Sunday, September 14, 2008

On Sale: Authenticity

A few days ago, my Feminist Top Ten list was posted on Fidelia's Sisters, a publication of the Young Clergy Women's Project. I just re-read it, and in light of what's going on in my life the last month or so, came to a big realization about myself: I just cannot live as a fake.

My number one reason to not hide my "crazy feminism" was that I believe in living authentically. Which I do. But most days, I just don't see that play out much. And really, what I realized tonight is that I don't just believe in living authentically, I actually find it pretty much impossible to try and be someone or something I'm not.

Yesterday I gave my two-weeks' notice at my part-time job. I've had the job for just about a month. It's in retail, and offers correspondingly low pay, but the employee discount is great and I told myself I'd be able to get some good, professional, "ministerial-chic" clothes while earning enough to pay bills while I'm searching for a church.

I considered, while putting in applications at the mall, just how much I've come to dislike malls--and all that they represent--in the past couple years. I can handle them in short doses, am not opposed to them, and yes, sometimes even enjoying shopping in them. That being said, in the last couple years I have become much more anti-consumerist, for many reasons: the environment, financial aspects, immoral production practices, loving things more than loving life, etc. I even committed to the Compact for a few months.

I figured it wouldn't be that bad, only a few months, and it'd take no energy away from what I really need to do, which is finishing my ministerial profile and finding a real job.

I was wrong.

The store for which I work is more into selling than some others I've experienced. No one gets commission, but there is always a push to get a customer to buy more more more. And always, there's the push to open the store credit card. We hadn't opened any in a few days this week, and our managers were not happy. I was being bribed with free candles and free coffee if I got someone to open a card. We're even being threatened with being "written up" if not every single associate got a card.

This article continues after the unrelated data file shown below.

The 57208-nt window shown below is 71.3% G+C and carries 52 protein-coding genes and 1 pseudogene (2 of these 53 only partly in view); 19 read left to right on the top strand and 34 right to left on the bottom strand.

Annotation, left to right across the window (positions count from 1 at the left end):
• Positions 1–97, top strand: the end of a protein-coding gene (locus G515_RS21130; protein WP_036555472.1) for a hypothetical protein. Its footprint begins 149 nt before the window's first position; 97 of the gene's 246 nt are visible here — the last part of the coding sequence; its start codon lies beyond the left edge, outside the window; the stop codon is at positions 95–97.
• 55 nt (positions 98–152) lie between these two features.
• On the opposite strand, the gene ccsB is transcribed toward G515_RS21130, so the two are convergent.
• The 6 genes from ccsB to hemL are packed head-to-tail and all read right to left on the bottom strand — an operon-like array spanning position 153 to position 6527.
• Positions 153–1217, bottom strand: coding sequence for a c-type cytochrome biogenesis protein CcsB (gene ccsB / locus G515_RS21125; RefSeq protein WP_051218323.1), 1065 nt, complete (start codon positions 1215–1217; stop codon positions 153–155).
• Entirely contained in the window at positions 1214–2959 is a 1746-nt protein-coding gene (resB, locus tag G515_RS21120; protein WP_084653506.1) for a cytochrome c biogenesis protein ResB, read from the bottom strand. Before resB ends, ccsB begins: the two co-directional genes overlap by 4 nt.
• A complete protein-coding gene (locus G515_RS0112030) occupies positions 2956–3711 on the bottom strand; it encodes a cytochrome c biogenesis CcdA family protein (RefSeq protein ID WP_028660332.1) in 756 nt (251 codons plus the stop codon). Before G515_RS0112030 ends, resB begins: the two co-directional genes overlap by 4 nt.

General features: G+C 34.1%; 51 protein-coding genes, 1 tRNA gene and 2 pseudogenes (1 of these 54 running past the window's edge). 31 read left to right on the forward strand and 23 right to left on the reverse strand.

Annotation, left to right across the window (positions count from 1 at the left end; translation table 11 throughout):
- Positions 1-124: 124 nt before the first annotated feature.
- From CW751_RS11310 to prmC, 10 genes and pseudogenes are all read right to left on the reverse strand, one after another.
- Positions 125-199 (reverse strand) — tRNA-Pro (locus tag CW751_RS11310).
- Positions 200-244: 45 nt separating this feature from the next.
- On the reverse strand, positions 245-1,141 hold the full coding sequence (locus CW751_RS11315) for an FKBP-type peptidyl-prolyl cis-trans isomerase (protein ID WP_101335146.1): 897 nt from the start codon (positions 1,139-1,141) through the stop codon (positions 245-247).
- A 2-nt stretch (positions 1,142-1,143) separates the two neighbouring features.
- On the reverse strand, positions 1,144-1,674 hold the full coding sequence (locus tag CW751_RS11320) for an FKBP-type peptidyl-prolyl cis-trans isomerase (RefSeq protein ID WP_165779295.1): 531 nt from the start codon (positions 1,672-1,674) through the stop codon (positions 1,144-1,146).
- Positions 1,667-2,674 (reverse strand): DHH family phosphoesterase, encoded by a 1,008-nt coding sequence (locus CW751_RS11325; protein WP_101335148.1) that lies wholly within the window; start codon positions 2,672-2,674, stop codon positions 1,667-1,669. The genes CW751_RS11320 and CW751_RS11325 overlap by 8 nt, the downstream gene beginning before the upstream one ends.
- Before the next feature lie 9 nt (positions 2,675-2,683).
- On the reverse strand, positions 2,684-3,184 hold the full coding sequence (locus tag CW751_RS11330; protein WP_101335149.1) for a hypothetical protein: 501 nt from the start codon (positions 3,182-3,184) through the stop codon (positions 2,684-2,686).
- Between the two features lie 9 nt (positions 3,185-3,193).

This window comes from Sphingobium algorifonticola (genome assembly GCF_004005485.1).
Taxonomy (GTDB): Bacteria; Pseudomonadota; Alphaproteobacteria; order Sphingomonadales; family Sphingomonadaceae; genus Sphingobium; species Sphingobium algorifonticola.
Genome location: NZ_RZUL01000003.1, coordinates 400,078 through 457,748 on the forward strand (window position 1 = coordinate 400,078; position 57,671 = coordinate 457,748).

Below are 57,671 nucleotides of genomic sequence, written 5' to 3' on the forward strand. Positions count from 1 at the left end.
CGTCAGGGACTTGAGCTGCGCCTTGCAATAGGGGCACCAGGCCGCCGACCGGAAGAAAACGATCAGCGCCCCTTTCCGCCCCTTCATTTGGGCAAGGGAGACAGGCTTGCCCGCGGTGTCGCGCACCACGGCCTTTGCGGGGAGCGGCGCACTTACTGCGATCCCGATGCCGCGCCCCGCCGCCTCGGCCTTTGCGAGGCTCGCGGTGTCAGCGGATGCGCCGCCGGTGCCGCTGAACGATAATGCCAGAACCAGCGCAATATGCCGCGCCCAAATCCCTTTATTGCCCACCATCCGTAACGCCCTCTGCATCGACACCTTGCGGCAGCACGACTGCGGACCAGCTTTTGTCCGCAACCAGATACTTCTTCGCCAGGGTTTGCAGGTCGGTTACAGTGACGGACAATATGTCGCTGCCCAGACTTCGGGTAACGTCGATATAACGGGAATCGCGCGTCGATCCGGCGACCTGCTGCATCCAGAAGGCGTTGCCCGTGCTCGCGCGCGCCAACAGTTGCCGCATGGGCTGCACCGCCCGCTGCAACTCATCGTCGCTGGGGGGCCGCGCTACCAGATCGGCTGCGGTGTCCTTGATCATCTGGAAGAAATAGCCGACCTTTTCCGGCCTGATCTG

I started getting a sour feeling in my stomach every time I thought about going to work. Not only was I pushing consumerism on others, but it was rubbing off on me! I think I've already spent my earnings, even with my discount (although the well-fitting suit was definitely needed), and was beginning to covet various items in the store, many that I can't afford, all of which I don't need!

I finally came to the conclusion that I couldn't do it anymore. I just couldn't work in a place that went so much against my values. Now, to be honest, I also decided that they weren't paying me enough to make it ok, and I think I should do a little reflection on how much I believe living authentically is worth.

So, before the month is over I'll again be unemployed. I'm going to really push myself to get my profile done, and probably look for another part-time job, as well as try to get some odd jobs like babysitting and editing. Hey, maybe I'll try for some writing gigs as well.

I'm not too worried though, because I know that as crazy as some people might think I am for doing this, and as stressed as being broke might make me in the coming weeks, I know that I am not compromising my values, my truth. I am not just believing in living authentically, I am living authentically.

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1 comment:

  1. Thanks for letting us publish your fabulous Feminist Top Ten - and for continuing to reflect so thoughtfully on what it means to live authentically.